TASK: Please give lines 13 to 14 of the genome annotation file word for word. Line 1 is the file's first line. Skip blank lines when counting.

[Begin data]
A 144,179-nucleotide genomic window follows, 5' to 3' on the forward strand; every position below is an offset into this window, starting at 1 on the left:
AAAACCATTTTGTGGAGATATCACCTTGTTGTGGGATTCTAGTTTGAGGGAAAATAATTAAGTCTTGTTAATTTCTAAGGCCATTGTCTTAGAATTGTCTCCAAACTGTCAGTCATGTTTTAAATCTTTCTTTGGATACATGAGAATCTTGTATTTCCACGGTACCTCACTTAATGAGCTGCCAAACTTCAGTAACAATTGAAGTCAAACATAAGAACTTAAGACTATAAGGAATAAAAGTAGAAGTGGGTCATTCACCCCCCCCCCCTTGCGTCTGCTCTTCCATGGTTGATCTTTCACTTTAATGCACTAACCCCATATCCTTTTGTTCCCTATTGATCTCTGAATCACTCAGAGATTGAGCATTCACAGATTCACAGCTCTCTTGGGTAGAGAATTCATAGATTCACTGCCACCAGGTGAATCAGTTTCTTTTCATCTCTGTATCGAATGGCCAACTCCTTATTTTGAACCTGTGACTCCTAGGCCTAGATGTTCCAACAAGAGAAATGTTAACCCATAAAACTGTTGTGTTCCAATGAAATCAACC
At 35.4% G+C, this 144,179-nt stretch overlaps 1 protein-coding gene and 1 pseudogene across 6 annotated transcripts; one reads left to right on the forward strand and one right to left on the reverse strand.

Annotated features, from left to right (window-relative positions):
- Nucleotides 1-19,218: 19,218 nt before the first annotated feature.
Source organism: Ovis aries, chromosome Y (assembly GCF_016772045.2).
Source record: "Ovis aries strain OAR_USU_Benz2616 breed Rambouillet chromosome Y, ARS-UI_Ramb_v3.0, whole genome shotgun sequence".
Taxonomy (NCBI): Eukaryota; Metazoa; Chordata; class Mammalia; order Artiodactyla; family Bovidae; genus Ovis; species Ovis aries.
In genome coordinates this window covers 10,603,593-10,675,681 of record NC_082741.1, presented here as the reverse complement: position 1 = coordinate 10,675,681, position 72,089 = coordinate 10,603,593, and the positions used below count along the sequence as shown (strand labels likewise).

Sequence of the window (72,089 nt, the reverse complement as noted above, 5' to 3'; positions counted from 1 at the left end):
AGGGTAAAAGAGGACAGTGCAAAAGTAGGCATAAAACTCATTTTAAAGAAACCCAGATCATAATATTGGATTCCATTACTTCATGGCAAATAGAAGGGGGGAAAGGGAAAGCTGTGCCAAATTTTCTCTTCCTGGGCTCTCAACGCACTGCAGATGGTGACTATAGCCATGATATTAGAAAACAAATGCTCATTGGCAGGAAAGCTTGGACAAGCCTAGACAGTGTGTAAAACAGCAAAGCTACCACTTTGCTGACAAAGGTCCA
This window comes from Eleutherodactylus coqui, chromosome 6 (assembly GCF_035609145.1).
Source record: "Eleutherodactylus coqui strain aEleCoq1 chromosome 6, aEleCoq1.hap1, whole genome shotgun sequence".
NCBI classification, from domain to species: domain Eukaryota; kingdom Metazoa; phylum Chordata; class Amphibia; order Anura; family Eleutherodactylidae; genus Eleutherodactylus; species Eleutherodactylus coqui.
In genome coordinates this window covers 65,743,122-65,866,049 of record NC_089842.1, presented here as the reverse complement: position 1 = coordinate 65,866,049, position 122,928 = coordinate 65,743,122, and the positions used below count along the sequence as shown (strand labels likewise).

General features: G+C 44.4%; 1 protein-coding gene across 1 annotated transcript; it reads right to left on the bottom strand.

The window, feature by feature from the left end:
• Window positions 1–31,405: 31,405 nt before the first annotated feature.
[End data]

Source record: "Eleutherodactylus coqui strain aEleCoq1 chromosome 6, aEleCoq1.hap1, whole genome shotgun sequence".
NCBI classification, from domain to species: domain Eukaryota; kingdom Metazoa; phylum Chordata; class Amphibia; order Anura; family Eleutherodactylidae; genus Eleutherodactylus; species Eleutherodactylus coqui.